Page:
Turnbull was involved in the bid as a result of a shrewd tactical move he had made. Sinking under the self-inflicted debt incurred by Warwick Fairfax’s privatisation, Fairfax had sold junk bonds in the United States. Turnbull saw that the bondholders as a key to the future control of the company, and had the entrepreneurial vision and energy to secure control of them. Then he teamed up with an initially reluctant Packer and the other Tourang partners.
Like Packer, Turnbull had been a vocal critic of Fairfax journalists. But the other Tourang partners saw Turnbull as a political and managerial problem. At the parliamentary inquiry, Packer had been insultingly dismissive about Turnbull’s participation, saying there would be no future role for him, despite his desperate desire to be a director of Fairfax.
When the Tourang partners were putting pressure on Turnbull in November, Packer refused even to return his telephone calls. Turnbull later told Four Corners that he no longer considered Packer a friend — that Packer’s behaviour had ended seventeen years of friendship. Eventually Turnbull resigned. Westerway’s appearance in parliament came a few days later; what sealed Packer’s fate was the precision with which he identified the documents the tribunal would subpoena.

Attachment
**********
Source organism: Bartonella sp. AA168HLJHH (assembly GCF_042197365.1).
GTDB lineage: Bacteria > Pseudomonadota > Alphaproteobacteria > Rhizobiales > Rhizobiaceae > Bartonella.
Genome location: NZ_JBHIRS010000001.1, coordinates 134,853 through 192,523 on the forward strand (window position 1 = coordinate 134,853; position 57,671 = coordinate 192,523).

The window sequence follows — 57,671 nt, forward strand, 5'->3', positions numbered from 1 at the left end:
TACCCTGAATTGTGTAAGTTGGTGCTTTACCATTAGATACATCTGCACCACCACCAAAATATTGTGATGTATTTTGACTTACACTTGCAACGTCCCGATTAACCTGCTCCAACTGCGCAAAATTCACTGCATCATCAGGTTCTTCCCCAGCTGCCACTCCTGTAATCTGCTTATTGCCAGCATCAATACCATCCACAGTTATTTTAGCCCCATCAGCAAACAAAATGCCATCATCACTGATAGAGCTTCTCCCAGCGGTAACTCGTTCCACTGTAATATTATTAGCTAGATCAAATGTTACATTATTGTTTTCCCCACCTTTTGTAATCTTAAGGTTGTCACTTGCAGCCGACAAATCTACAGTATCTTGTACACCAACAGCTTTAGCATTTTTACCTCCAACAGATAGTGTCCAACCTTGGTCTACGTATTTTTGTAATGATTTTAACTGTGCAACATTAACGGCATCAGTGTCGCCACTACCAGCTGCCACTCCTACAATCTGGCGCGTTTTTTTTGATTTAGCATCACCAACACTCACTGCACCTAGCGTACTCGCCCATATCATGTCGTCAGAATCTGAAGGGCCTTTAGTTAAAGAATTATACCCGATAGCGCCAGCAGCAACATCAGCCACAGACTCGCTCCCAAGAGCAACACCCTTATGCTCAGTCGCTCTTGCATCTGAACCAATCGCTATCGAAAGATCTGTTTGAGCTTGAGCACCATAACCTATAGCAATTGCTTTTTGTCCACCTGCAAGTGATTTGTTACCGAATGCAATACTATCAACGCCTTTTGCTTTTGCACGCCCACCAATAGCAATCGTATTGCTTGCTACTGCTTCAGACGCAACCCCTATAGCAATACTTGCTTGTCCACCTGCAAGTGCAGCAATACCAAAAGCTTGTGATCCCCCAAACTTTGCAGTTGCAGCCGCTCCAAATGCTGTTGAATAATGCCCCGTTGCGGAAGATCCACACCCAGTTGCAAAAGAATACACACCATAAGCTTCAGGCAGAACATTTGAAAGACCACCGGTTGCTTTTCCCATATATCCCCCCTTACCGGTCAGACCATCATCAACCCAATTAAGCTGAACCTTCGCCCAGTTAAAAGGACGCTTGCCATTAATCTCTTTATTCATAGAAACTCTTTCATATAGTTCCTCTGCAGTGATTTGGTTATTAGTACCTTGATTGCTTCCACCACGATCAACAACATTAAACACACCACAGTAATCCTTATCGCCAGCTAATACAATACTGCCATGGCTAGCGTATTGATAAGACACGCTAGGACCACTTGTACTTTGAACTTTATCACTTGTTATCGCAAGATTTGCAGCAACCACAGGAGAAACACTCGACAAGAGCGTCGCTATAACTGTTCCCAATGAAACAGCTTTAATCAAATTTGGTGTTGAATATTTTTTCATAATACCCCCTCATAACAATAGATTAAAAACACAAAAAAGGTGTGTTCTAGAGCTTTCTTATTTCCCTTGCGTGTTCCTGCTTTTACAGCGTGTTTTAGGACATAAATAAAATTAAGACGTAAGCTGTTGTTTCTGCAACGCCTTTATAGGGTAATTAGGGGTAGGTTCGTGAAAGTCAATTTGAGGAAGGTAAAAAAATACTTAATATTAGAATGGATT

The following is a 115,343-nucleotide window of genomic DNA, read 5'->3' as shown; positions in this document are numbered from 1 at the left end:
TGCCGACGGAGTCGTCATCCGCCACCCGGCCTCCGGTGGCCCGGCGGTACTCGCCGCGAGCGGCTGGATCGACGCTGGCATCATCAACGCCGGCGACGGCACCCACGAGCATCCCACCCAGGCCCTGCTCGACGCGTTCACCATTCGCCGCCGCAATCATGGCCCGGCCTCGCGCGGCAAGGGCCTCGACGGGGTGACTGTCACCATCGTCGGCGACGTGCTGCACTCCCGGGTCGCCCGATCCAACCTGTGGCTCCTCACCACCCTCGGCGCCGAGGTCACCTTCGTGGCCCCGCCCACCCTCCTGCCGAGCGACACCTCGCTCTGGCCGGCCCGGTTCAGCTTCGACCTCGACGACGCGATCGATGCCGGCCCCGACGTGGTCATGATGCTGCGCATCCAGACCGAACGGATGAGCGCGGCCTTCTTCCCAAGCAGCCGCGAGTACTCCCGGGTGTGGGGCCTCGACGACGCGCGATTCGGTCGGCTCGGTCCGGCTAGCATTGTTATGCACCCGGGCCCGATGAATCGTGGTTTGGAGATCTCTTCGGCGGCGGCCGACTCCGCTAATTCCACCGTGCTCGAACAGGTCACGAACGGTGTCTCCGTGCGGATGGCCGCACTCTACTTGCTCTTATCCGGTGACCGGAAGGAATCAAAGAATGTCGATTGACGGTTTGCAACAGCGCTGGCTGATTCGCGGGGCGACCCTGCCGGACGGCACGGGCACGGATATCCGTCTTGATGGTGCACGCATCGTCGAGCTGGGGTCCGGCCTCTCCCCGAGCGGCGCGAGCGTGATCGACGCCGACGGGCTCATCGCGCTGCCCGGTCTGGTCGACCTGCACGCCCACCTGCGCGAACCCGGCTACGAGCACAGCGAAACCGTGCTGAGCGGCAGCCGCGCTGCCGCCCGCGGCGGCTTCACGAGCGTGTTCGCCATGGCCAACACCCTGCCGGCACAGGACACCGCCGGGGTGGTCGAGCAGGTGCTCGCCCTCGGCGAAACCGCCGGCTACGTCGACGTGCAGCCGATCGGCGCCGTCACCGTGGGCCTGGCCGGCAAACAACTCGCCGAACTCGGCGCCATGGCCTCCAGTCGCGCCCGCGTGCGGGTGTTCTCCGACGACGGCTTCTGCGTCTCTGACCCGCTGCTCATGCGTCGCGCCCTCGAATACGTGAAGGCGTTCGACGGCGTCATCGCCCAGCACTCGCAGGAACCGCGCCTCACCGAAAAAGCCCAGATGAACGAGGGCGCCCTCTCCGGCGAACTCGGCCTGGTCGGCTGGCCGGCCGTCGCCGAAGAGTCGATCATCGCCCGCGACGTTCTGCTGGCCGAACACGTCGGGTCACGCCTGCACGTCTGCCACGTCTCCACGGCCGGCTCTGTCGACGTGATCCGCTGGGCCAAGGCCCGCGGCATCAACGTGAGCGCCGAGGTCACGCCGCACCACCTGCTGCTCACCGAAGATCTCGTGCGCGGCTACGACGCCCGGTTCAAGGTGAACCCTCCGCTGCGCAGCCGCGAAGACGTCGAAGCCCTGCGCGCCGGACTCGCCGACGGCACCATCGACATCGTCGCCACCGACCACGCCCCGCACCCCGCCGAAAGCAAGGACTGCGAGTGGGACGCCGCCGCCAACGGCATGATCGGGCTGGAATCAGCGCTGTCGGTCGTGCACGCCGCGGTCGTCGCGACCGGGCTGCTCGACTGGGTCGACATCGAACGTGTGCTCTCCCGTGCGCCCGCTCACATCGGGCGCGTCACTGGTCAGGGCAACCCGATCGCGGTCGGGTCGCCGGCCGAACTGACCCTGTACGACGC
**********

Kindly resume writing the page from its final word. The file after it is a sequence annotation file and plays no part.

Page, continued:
Kennedy had made notes at key moments during the enterprise, including a long record straight after his resignation. These notes revealed that he had exactly the opposite understanding of Packer’s planned role from what he (and Packer) had said publicly, including to the parliamentary inquiry. In Kennedy’s notes, Packer did intend to exercise control.